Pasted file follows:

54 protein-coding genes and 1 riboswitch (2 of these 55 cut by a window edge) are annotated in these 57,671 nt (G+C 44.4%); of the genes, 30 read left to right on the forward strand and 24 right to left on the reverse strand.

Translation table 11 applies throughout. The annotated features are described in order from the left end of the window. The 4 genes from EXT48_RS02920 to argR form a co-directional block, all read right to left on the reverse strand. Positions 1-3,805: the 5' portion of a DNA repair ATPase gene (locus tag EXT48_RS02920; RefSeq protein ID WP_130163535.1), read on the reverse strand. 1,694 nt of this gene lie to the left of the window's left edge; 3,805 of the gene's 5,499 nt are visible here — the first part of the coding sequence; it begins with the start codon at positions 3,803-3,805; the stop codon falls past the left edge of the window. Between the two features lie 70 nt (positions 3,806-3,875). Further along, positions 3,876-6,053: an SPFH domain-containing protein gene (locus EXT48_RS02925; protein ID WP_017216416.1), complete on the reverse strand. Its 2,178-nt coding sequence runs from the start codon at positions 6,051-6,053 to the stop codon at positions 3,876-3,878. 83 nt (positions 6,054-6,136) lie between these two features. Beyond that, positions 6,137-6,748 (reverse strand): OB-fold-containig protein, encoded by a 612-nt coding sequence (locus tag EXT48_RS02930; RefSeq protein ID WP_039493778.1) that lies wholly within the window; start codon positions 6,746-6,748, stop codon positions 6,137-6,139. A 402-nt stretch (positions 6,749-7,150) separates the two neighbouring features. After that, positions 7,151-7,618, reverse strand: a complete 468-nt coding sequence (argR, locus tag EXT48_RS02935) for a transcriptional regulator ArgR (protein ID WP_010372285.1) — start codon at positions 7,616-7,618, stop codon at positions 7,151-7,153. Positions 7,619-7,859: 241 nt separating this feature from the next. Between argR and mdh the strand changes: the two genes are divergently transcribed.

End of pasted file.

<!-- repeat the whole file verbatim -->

54 protein-coding genes and 1 riboswitch (2 of these 55 cut by a window edge) are annotated in these 57,671 nt (G+C 44.4%); of the genes, 30 read left to right on the forward strand and 24 right to left on the reverse strand.

Translation table 11 applies throughout. The annotated features are described in order from the left end of the window. The 4 genes from EXT48_RS02920 to argR form a co-directional block, all read right to left on the reverse strand. Positions 1-3,805: the 5' portion of a DNA repair ATPase gene (locus tag EXT48_RS02920; RefSeq protein ID WP_130163535.1), read on the reverse strand. 1,694 nt of this gene lie to the left of the window's left edge; 3,805 of the gene's 5,499 nt are visible here — the first part of the coding sequence; it begins with the start codon at positions 3,803-3,805; the stop codon falls past the left edge of the window. Between the two features lie 70 nt (positions 3,806-3,875). Further along, positions 3,876-6,053: an SPFH domain-containing protein gene (locus EXT48_RS02925; protein ID WP_017216416.1), complete on the reverse strand. Its 2,178-nt coding sequence runs from the start codon at positions 6,051-6,053 to the stop codon at positions 3,876-3,878. 83 nt (positions 6,054-6,136) lie between these two features. Beyond that, positions 6,137-6,748 (reverse strand): OB-fold-containig protein, encoded by a 612-nt coding sequence (locus tag EXT48_RS02930; RefSeq protein ID WP_039493778.1) that lies wholly within the window; start codon positions 6,746-6,748, stop codon positions 6,137-6,139. A 402-nt stretch (positions 6,749-7,150) separates the two neighbouring features. After that, positions 7,151-7,618, reverse strand: a complete 468-nt coding sequence (argR, locus tag EXT48_RS02935) for a transcriptional regulator ArgR (protein ID WP_010372285.1) — start codon at positions 7,616-7,618, stop codon at positions 7,151-7,153. Positions 7,619-7,859: 241 nt separating this feature from the next. Between argR and mdh the strand changes: the two genes are divergently transcribed.